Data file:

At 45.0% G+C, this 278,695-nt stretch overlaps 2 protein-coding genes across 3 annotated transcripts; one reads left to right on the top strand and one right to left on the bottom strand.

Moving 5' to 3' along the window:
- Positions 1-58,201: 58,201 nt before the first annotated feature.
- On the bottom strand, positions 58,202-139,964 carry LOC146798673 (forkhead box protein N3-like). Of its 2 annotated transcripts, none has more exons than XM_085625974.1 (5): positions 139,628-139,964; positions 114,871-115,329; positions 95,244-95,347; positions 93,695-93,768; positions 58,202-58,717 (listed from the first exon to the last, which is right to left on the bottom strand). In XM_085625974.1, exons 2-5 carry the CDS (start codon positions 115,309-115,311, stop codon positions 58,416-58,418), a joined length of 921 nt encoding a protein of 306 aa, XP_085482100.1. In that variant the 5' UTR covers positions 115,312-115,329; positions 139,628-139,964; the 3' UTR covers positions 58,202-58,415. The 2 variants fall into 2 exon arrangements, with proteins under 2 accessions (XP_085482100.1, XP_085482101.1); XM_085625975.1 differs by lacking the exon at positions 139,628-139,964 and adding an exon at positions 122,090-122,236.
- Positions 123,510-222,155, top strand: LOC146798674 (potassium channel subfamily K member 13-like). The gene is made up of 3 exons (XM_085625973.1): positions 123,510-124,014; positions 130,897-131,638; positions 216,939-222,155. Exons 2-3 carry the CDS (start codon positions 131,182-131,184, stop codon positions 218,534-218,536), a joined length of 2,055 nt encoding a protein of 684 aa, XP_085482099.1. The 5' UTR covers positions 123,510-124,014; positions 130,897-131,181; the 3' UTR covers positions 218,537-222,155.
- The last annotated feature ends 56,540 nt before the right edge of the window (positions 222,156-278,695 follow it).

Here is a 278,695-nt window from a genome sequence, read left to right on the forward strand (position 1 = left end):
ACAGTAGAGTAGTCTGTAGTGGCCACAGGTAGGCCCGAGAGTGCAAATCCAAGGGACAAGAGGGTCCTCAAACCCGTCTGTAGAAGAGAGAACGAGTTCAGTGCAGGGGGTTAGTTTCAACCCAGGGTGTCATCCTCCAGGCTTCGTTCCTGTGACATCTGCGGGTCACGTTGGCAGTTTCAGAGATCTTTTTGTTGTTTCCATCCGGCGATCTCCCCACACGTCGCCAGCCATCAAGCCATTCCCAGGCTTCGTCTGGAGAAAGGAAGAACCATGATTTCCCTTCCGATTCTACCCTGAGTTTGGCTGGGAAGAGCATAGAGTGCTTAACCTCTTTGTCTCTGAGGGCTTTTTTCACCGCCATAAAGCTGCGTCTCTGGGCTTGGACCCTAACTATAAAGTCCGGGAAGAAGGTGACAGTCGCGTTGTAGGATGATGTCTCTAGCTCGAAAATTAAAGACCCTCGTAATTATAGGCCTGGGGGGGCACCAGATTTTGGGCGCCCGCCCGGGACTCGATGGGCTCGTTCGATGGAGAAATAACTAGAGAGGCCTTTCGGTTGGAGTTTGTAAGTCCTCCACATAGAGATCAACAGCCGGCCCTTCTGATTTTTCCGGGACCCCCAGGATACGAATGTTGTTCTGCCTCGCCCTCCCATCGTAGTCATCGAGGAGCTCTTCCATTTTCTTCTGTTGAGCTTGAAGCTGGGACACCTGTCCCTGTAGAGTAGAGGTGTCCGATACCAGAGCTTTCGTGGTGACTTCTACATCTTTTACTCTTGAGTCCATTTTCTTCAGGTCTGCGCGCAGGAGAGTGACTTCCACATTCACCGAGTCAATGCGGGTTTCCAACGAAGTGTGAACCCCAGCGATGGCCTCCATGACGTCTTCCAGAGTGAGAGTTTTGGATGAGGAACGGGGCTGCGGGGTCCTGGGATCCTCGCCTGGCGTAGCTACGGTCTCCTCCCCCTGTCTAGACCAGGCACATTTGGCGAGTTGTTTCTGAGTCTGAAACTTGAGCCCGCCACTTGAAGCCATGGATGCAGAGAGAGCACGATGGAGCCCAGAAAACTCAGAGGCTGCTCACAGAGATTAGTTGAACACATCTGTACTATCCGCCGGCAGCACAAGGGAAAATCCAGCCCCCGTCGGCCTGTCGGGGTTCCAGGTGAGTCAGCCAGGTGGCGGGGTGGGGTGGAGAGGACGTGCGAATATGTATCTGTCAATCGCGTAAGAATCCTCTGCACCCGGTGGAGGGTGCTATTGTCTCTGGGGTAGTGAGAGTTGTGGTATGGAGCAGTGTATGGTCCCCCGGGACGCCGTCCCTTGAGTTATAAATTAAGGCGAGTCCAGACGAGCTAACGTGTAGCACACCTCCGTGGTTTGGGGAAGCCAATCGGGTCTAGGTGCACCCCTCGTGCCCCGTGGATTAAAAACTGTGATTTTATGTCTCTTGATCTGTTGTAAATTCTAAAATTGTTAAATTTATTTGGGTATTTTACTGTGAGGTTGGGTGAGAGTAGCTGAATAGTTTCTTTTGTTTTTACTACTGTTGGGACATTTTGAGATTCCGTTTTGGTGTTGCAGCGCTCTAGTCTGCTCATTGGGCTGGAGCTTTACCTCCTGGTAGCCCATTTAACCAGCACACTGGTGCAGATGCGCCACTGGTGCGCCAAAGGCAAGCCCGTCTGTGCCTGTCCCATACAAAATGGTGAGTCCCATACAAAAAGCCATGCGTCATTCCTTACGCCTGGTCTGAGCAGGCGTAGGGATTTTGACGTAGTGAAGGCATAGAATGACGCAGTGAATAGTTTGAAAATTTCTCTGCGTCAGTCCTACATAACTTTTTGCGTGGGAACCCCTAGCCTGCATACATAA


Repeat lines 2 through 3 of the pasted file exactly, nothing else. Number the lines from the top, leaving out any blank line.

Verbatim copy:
Moving 5' to 3' along the window:
- Positions 1-58,201: 58,201 nt before the first annotated feature.